• Thank you for sharing your site! Your blog post hit my point exactly, that the relaxed attitude about this is not appropriate. I just can’t get behind the idea that being unhealthy for a short time period to “succeed” at distance running is okay. Thanks for posting!


  4. This is a great reminder, thank you. I have experience with working with disordered eating and athletes and am surprised at the number of coaches that are uninformed of the dangers of the female triad.


  5. I am afraid I may be the one that angers everyone here….but that is me. I am an elite athlete, and I have gone without many cycles. BUT I had a series of tests…..actually once a few years ago, and once last year, and they gave me some hormones to make sure my body could still cycle, and it did. Multiple doctors have therefore said that I am not doing any long term damage as long as I continue to take estrogen to keep my hormones up. When i want to have children, I will literally have to stop running completely, and I am okay with that, but for now, I am not doing any long term damage to my body, it just may take a while to fall pregnant when I do want to.

    I know I may anger quite a few people, and I will be lying if I said it does not worry me at all, but if the doctors, and gynacologists say it is okay, I am going to trust their expert opinion and go for my dreams. I am not training that intensely, especially when compared to the other elites I compete against. I only hit 80 miles a week once or twice in a segment, my body just has a lower tolerance to it I guess.

    If anyone is very concerned and would like to talk to me more, I am happy to be contacted by email (details on my blog) as I would be willing to try other alternatives to bring them back.


    • Thank you for writing Tina! First off, I hope you know I was not referring to you. Your blog has always been a source of healthy inspiration, never one encouraging negative behavior. I love that we became friends in Philly and think you are a great inspiration to upcoming female distance runners. I don’t necessarily agree that there is no long term damage being done but you have responsibly gotten things checked out by a professional and have taken steps to figure out the issue. You have not swept this under the rug or led blog readers to believe that they should be aiming for amenorrhea. Your blog is quite the opposite of the unhealthy posts I was referring too, yours is inspiring. Thank you and take care!!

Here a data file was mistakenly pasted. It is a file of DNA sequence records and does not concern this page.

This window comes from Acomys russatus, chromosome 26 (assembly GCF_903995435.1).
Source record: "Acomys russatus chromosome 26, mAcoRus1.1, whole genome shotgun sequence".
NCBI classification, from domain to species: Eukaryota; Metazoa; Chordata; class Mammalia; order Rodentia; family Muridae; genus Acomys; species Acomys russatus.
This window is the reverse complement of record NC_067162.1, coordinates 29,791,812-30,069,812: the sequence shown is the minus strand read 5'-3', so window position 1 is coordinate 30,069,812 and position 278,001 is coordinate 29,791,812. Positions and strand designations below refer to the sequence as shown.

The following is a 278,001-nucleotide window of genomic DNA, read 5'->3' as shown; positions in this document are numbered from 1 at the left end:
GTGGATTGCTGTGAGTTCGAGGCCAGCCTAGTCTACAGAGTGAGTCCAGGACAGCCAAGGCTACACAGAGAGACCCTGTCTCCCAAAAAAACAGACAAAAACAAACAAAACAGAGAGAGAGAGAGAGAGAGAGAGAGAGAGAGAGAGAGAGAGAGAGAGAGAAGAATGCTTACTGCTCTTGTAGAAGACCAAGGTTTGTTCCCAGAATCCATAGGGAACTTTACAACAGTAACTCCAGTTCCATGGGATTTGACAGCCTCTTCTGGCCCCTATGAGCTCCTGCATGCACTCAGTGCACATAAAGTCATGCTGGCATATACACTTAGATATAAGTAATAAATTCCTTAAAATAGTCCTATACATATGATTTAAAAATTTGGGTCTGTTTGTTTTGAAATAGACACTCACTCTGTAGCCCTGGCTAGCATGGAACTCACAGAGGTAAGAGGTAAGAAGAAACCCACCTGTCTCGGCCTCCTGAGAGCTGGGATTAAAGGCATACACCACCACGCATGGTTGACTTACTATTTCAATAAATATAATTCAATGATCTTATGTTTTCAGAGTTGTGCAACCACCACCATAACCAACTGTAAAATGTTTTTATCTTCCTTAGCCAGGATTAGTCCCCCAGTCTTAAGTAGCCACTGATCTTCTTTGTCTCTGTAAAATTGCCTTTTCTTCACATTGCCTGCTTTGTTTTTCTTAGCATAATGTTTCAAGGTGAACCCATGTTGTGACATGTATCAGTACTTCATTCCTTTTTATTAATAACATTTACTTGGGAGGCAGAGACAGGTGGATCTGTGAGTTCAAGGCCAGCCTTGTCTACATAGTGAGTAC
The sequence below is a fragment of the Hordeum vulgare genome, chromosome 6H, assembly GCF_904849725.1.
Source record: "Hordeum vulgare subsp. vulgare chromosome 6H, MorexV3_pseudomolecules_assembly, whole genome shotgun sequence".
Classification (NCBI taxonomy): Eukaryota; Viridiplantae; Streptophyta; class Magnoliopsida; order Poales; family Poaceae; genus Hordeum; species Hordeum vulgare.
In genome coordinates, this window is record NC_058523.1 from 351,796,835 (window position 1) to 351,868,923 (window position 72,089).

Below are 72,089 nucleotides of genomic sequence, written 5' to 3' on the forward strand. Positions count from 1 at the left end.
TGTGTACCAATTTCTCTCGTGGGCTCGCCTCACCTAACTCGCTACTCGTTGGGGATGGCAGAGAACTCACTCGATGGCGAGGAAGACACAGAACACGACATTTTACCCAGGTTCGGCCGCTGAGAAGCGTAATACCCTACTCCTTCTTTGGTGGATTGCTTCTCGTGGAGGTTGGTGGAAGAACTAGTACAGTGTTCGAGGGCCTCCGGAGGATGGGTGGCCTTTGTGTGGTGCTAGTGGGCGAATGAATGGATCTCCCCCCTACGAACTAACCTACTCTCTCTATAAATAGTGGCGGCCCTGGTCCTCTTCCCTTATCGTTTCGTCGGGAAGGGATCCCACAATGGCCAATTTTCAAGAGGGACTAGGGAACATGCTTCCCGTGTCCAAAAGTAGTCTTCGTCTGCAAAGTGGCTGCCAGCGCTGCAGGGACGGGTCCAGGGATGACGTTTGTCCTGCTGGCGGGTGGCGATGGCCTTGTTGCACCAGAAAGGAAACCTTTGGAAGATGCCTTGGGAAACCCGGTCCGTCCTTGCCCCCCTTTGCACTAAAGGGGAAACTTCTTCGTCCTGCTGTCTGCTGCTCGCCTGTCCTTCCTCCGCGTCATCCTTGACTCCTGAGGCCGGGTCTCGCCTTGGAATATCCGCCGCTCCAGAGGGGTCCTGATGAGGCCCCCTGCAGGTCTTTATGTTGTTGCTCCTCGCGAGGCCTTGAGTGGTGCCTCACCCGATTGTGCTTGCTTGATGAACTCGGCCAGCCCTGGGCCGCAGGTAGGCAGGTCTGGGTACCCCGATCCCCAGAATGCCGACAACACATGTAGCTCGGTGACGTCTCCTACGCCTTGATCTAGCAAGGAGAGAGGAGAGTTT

6. Nicr write up Kris!!! And being a father to three little ladies I couldn’t help but read the last part of your post and couldn’t agree with your words anymore! Annnnnd nice workout by the way. Now that’s how you turn lemons into lemonade chica! 🙂


  7. Great post, Kris! I like that you address the important issues, and I think it has much more meaning coming from an elite athlete. There seems to be a philosophy out there that pushing one’s body to self-destruction is necessary in our sport (and others).

    Nice (brutal) TM workout. Funny (to me) that your treadmill doesn’t go fast enough for you!


  8. omg your mill workout!! Great job! I am major struggle bus on the mill. If it’s faster than 7:30’s I get anxiety, lol. I just can not run hard on a treadmill. Mental block.

    I haven’t read any blogs that post about missing periods … and I am not expert to speak on the topic. So many things we do to our bodies that we think are “healthy” can actually not be healthy and I think sometimes it depends on the Dr you see and their views. Missing periods def not a good thing though. But then I wonder why there are birth controls to prevent any period at all and how that can be “healthy”….????


  9. Hollie…RoseRunner…WHERE’S MY LINK????

    Our monthly cycle is nature’s way of telling us things are alright. I am leery of “expert” opinions that infer acceptability. One can’t know about long-term effects until the long term has happened. Using supplementation as a regular means of counteracting the deleterious effects of unhealthy behaviors instead of modifying the behaviors is irresponsible and foolhardy. I guess I should have sent that to Tina privately. Oh well…it would have fallen on deaf ears.

    Great post!


  10. Ahh, if only I could run 20 miles on a treadmill! Alas, after 6, I usually resort to stabbing things. I bow in admiration.

    Kudos to you for bringing up the nutrition issue. I also feel like it’s something I never want to mention because god forbid you comment on someone else’s choices, but it’s really distressing how often people act like that kind of thing is totally normal.